The opinion of the court was delivered by: Judge Gregory L. Frost
Magistrate Judge Mark R. Abel
This matter is before the Court on Defendant*fn1 Breg, Inc.'s Motion for Reconsideration as to Two Aspects of the Court's September 2, 2011 Summary Judgment Decision (ECF No. 165), Plaintiffs' Memorandum in Opposition to Defendant Breg, Inc.'s Motion for Reconsideration (ECF No. 176), and Defendant Breg, Inc.'s Reply Memorandum in Support of its Motion for Reconsideration as to Two Aspects of the Court's September 2, 2011 Summary Judgment Decision (ECF No. 181). For the reasons that follow, the Court GRANTS Breg's motion.
This Court issued an Opinion and Order in which it denied Plaintiffs' Motion for Partial Summary Judgment (ECF No. 109) and granted Defendant's Motion for Summary Judgment as it related to Plaintiffs' common law breach of implied and/or express warranty claims and denied the remainder of Defendant's motion (ECF No. 103). Breg has filed a motion for reconsideration of two discrete portions of that Opinion and Order. Breg's motion is ripe for review.
The Court notes that it has been informed by the parties that this case has settled. The Court, however, is inclined to issue this Opinion and Order so to correct its previous error.
Although the Federal Rules of Civil Procedure do not explicitly address motions for reconsideration of interlocutory orders, the authority for a district court to hear such motions is found in both the common law and in Rule 54(b) of the Federal Rules of Civil Procedure. Rodriguez v. Tenn. Laborers Health & Welfare Fund, 89 Fed. Appx.949, 959 (6th Cir. 2004). "[D]istrict courts possess the authority and discretion to reconsider and modify interlocutory judgments any time before final judgment." Id. at 652 (citing as examples Moses H. Cone Mem'l Hosp. v. Mercury Constr. Corp., 460 U.S. 1, 12 (1983) ("every order short of a final decree is subject to reopening at the discretion of the district judge"); Mallory v. Eyrich, 922 F.2d 1273, 1282 (6th Cir. 1991) ("District courts have inherent power to reconsider interlocutory orders and reopen any part of a case before entry of a final judgment.")). Traditionally, courts will find justification for reconsidering interlocutory orders when there is (1) an intervening change of controlling law; (2) new evidence available; or, (3) a need to correct a clear error or prevent manifest injustice. Id. at 959(citing Reich v. Hall Holding Co., 990 F. Supp. 955, 965 (N.D. Ohio 1998)).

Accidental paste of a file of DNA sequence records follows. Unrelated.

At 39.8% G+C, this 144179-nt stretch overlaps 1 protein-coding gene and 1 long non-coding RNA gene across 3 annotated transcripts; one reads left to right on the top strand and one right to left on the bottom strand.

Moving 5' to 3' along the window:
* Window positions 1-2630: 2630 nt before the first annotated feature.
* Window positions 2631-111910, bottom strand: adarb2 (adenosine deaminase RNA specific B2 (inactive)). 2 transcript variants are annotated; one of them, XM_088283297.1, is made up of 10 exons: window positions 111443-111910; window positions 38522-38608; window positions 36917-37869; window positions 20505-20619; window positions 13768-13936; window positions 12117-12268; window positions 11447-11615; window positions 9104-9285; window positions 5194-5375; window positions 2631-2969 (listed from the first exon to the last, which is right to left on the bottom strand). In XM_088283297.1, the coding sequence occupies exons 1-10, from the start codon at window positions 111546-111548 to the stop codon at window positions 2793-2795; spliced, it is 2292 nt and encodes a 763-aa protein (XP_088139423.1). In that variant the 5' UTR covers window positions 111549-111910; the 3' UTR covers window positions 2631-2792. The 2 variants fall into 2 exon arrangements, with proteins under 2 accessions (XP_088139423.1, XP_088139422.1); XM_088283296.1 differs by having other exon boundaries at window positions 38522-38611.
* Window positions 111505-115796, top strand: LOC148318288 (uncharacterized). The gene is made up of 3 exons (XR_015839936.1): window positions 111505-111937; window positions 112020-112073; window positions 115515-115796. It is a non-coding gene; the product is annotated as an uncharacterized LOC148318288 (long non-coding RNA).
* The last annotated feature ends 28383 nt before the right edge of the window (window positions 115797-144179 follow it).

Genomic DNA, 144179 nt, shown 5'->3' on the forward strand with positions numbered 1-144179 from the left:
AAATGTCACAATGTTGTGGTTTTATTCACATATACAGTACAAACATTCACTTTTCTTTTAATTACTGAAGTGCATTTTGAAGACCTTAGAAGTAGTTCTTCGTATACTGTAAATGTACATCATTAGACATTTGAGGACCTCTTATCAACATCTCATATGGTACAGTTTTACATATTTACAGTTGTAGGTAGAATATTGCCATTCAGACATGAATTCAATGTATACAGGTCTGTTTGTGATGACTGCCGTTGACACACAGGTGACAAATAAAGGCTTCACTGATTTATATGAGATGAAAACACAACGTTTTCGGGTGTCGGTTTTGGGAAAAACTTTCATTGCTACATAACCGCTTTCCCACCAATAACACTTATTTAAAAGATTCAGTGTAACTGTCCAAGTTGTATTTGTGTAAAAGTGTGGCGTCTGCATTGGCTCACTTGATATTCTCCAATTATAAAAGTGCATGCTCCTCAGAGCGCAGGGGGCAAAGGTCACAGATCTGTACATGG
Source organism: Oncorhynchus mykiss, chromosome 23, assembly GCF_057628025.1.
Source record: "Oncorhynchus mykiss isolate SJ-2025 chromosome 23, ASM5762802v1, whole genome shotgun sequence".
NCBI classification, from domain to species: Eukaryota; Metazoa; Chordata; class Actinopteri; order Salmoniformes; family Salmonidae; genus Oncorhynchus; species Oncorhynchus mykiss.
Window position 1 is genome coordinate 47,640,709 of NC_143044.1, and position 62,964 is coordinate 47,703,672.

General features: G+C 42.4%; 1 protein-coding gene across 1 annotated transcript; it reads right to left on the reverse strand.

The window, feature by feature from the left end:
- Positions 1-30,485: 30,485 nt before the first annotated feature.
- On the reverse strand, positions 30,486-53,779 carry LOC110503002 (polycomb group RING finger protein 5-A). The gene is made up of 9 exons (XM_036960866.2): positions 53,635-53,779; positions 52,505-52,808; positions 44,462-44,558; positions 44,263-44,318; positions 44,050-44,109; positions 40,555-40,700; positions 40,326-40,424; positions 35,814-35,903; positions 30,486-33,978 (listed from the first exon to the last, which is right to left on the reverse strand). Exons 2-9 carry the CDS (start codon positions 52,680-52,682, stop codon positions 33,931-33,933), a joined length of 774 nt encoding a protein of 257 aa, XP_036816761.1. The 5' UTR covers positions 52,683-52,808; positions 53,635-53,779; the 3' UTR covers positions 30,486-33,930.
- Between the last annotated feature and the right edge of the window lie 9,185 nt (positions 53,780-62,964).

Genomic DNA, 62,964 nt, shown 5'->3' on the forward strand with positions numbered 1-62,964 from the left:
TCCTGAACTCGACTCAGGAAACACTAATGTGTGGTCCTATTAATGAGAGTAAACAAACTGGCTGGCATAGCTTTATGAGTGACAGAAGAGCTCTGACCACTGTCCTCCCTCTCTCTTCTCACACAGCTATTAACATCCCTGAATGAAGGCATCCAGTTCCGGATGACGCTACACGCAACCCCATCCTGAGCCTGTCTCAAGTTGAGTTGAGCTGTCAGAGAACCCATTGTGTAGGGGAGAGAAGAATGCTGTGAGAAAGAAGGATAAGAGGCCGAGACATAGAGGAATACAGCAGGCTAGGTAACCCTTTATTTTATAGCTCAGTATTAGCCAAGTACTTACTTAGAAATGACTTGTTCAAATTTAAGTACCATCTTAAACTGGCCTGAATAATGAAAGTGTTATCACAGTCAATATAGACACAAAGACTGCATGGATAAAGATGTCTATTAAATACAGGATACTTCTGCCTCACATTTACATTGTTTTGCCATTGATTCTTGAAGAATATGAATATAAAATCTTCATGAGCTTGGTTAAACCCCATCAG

In Breg's motion, it seeks reconsideration (1) to address a portion of the summary judgment decision that calls into question the applicable law as it relates to Plaintiffs' claims for non-economic damages under the Ohio Products Liability Act, and (2) to correct a misstatement about a Food and Drug Administration 510(k) application document that the Court indicated belonged to Breg, Inc.
A. Non-Economic Damages Under the Ohio Products Liability Act
1. Request for Reconsideration
In its Opinion and Order on summary judgment, this Court stated: Defendant argues that, if Plaintiffs' claims survive summary judgment, Plaintiffs' non-economic damages should be capped pursuant to the Ohio Revised Code § 2315.18(B)(2). That statutory provision limits non-economic damages in tort actions to the greater of $250,000 or three times the economic loss to a maximum of $350,000 per plaintiff or $500,000 for each occurrence that is the basis of the tort action. The statute provides for exceptions to the cap for certain types of injuries:
[(B)(3)] There shall not be any limitation on the amount of compensatory damages that represents damages for non-economic loss that is recoverable in a tort action to recover damages for injury or loss to person or property if the ...